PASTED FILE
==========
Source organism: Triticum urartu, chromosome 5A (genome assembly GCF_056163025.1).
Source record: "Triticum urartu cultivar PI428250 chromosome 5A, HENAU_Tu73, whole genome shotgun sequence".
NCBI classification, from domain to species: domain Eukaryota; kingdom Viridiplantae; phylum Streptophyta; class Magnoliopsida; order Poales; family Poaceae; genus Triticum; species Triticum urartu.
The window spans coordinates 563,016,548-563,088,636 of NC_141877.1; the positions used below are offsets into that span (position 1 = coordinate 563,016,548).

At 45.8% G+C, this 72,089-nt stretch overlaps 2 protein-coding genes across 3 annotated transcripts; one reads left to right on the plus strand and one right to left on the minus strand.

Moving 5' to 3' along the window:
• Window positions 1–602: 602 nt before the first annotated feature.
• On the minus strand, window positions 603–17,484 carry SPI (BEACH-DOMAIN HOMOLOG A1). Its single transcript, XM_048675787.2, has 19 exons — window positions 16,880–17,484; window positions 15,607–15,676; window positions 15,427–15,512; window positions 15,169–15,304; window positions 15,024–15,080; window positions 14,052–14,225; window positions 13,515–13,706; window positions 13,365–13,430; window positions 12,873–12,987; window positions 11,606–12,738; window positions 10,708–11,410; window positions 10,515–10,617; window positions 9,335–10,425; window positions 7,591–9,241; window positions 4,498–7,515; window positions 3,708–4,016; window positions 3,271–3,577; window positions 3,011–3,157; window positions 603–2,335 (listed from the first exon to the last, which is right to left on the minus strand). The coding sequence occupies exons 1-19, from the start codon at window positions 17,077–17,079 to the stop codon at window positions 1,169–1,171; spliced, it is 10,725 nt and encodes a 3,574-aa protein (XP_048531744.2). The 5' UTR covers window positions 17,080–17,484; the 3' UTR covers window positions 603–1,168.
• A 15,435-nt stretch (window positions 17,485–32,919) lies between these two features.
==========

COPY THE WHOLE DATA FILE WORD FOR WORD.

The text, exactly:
Source organism: Triticum urartu, chromosome 5A (genome assembly GCF_056163025.1).
Source record: "Triticum urartu cultivar PI428250 chromosome 5A, HENAU_Tu73, whole genome shotgun sequence".
NCBI classification, from domain to species: domain Eukaryota; kingdom Viridiplantae; phylum Streptophyta; class Magnoliopsida; order Poales; family Poaceae; genus Triticum; species Triticum urartu.
The window spans coordinates 563,016,548-563,088,636 of NC_141877.1; the positions used below are offsets into that span (position 1 = coordinate 563,016,548).

At 45.8% G+C, this 72,089-nt stretch overlaps 2 protein-coding genes across 3 annotated transcripts; one reads left to right on the plus strand and one right to left on the minus strand.

Moving 5' to 3' along the window:
• Window positions 1–602: 602 nt before the first annotated feature.
• On the minus strand, window positions 603–17,484 carry SPI (BEACH-DOMAIN HOMOLOG A1). Its single transcript, XM_048675787.2, has 19 exons — window positions 16,880–17,484; window positions 15,607–15,676; window positions 15,427–15,512; window positions 15,169–15,304; window positions 15,024–15,080; window positions 14,052–14,225; window positions 13,515–13,706; window positions 13,365–13,430; window positions 12,873–12,987; window positions 11,606–12,738; window positions 10,708–11,410; window positions 10,515–10,617; window positions 9,335–10,425; window positions 7,591–9,241; window positions 4,498–7,515; window positions 3,708–4,016; window positions 3,271–3,577; window positions 3,011–3,157; window positions 603–2,335 (listed from the first exon to the last, which is right to left on the minus strand). The coding sequence occupies exons 1-19, from the start codon at window positions 17,077–17,079 to the stop codon at window positions 1,169–1,171; spliced, it is 10,725 nt and encodes a 3,574-aa protein (XP_048531744.2). The 5' UTR covers window positions 17,080–17,484; the 3' UTR covers window positions 603–1,168.
• A 15,435-nt stretch (window positions 17,485–32,919) lies between these two features.